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« Fisticuffs enliven dull sport | Main | Meaningfulness »

May 28, 2010

Comments

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Doug Clark

I wonder what grade Cathy Davidson gives herself for her performance during the lacrosse-rape fiasco.

http://durhamwonderland.blogspot.com/2007/01/apologia-for-disaster.html

Dave Dobson

In my teaching, and in my reading the evaluations of other teachers, I find that students tend to grade themselves quite highly, and they rate courses in which they all receive A's quite highly. Groundbreaking research there.

Grading is one of the least fun and most important things you do as a faculty member. This strikes me as lame.

Thomas

There's an awful lot of inertia in academia. Don't expect to see this approach widely adopted, or even tested (see DD's comment).

Brandon Burgess

I will say that I find courses that encourage student interaction much more productive. It is conceivable that some students can relate material to their peers better than teachers. I have studied under instructors that promote this idea and it seems effective.

With regard to grading, all I will say is that I have been stunned at the high grades I received on papers that I worked relatively little on and thus expected a lower grade. I don't know if I am naturally a decent writer or if the other ones just sucked that bad. My guess is the latter.

I can't stand multiple choice tests. What are they measuring with that? Less than 1000 words a week = writing intensive? At Duke? Wow.

David Wharton
"I worked like a dog," she said. She added an individual comment on every student essay ...
A single comment per essay in a seminar with 16 students? Wow. That is impressive.
Dave Dobson

I thought that too, but I gave her some benefit of the doubt - there's a chance the "single comment" was a couple of paragraphs, rather than "Nice use of metaphor here." But who knows?

Perhaps she meant like a literal dog.

David Wharton

DD, re: your previous comment, I agree that students tend to rate themselves and each other quite highly, but also erratically. Maybe Davidson's method would work well in an upper-level seminar at Duke, but my experience with peer review in most undergraduate classes has been mixed at best.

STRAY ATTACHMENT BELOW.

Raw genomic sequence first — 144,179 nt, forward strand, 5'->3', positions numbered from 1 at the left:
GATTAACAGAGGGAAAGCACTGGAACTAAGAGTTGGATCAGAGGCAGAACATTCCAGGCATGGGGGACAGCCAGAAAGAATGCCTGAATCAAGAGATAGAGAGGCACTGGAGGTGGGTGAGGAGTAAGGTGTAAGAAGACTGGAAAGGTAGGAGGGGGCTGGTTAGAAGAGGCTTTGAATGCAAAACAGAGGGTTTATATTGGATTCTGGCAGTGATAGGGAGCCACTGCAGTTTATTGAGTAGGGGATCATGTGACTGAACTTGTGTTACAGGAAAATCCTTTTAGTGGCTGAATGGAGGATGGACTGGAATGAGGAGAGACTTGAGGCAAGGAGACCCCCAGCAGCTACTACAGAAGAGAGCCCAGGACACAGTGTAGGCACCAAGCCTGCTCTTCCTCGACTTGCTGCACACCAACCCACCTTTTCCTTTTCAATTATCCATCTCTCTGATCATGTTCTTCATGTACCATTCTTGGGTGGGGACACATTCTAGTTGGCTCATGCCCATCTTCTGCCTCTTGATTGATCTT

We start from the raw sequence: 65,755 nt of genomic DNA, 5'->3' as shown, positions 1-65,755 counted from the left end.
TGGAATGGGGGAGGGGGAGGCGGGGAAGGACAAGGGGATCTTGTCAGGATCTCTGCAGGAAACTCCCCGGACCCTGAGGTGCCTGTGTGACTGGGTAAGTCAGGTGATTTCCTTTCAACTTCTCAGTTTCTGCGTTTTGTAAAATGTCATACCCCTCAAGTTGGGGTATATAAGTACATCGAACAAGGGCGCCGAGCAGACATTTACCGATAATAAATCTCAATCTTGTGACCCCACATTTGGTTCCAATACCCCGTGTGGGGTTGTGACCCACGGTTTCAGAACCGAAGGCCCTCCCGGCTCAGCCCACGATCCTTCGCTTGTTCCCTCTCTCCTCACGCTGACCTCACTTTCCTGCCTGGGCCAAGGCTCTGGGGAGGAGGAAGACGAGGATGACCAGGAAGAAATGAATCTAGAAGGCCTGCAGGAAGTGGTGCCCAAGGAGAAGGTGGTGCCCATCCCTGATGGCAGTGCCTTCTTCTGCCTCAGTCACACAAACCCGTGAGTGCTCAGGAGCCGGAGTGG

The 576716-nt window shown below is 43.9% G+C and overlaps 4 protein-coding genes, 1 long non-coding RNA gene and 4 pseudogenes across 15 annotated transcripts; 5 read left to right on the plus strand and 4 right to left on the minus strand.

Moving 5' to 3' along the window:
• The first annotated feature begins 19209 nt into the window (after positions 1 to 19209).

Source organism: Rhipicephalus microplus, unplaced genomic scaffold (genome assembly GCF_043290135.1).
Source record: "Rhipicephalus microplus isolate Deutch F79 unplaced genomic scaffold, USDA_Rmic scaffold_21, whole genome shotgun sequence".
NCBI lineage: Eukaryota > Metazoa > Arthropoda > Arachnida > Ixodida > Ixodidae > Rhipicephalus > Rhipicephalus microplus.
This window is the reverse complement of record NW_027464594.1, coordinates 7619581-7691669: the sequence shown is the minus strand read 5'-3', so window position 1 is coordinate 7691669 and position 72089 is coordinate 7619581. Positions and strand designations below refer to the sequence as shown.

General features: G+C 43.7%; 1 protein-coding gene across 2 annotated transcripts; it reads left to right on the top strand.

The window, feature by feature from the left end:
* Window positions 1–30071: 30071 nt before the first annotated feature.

Jon A Firebaugh

There are instructors, and there are students. If the students know more than the instructors, have more experience than the instructors, and have a better take on grading than instructors, why do we need instructors? Basically Cathy Davidson wants to free herself from the hard work of grading, calling it "student engagement". There are better ways to engage your students.....like having a real two way discussion where the students must support their arguments, but aren't belittled if their opinions differ from the instructor. She is just abdicating her responsibility.

Thomas Edison: " Because such thinking is often difficult, there seems to be no limit to which some people will go to avoid the effort and labor that is associated with it...."

What other profession can you shirk your responsibility and not have your boss dress you down for it?

Thanks Doug for reminding us that people like Cathy Davidson are poised to be judge, jury, and executioner before hearing any evidence, based upon their social agenda and world view. Give her an F and suspend her for a semester.

Jim Langer

Since most writing online is "jargon-free" (unless you count text-ese)---it is also seldom strong enough in terms and concepts for arts, humanities or science courses. Guess that leaves Internet courses about Internet communications. Talk about your echo-chamber. Oops, that was jargon, wasn't it?

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